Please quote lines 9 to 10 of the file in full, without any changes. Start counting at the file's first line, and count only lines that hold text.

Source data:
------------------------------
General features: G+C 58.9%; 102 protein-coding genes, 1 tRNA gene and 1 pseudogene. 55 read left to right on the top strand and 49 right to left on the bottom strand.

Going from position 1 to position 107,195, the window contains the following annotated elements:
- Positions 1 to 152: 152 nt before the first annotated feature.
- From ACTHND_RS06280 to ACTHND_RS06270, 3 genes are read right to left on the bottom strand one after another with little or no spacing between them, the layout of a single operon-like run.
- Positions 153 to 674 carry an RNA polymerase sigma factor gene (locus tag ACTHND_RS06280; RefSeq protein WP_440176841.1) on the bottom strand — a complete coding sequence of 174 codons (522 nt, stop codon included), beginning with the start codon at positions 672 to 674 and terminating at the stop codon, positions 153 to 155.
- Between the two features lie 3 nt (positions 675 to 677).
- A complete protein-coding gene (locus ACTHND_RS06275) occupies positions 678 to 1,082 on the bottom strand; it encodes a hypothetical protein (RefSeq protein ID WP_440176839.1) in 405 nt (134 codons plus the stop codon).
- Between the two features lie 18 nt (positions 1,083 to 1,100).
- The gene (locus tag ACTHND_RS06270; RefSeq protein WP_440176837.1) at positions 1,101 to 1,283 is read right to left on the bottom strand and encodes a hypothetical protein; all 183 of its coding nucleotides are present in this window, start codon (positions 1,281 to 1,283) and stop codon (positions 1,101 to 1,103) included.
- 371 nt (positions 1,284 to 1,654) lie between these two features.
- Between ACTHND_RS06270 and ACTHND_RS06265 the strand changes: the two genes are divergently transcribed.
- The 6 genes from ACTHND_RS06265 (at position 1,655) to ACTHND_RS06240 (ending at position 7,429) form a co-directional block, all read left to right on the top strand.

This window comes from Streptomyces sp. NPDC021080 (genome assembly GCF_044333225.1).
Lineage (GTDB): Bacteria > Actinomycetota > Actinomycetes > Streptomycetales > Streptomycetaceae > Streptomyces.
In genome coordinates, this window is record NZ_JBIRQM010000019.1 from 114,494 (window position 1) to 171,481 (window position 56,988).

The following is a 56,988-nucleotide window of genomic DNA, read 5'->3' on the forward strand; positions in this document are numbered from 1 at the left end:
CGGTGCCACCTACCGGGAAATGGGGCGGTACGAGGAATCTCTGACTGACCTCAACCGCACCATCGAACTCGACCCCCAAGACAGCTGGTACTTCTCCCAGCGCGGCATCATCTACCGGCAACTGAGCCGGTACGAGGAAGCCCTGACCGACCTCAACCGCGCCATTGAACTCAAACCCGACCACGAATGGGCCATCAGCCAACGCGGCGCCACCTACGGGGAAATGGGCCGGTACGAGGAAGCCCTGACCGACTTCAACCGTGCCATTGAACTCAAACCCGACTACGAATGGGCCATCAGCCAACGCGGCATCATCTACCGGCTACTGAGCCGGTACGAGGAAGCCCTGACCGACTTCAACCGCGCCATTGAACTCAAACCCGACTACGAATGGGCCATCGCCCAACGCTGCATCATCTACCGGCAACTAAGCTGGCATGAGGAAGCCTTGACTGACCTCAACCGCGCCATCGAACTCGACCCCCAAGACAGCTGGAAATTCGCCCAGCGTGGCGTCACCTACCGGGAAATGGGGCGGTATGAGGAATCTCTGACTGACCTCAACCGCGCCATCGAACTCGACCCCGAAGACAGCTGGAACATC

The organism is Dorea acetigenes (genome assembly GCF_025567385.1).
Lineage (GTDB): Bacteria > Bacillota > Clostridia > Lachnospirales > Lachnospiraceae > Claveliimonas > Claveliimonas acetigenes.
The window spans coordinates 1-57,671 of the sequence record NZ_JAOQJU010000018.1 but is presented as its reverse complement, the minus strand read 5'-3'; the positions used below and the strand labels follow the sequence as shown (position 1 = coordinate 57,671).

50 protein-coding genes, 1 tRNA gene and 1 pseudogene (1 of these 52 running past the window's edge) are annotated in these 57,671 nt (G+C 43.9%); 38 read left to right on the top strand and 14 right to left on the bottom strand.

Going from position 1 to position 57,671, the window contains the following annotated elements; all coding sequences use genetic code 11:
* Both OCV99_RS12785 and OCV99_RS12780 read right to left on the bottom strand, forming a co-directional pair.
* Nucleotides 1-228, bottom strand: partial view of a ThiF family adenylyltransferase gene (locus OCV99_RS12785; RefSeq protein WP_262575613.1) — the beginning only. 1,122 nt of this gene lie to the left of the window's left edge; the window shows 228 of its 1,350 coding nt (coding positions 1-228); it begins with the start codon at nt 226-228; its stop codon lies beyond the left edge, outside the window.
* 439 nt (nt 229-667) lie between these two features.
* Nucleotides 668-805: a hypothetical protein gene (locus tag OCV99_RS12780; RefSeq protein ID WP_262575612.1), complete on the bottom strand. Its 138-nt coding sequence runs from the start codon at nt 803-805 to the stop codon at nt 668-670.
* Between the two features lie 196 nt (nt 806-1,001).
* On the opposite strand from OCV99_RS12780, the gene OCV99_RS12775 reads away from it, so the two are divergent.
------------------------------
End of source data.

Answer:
- The gene (locus tag ACTHND_RS06270; RefSeq protein WP_440176837.1) at positions 1,101 to 1,283 is read right to left on the bottom strand and encodes a hypothetical protein; all 183 of its coding nucleotides are present in this window, start codon (positions 1,281 to 1,283) and stop codon (positions 1,101 to 1,103) included.
- 371 nt (positions 1,284 to 1,654) lie between these two features.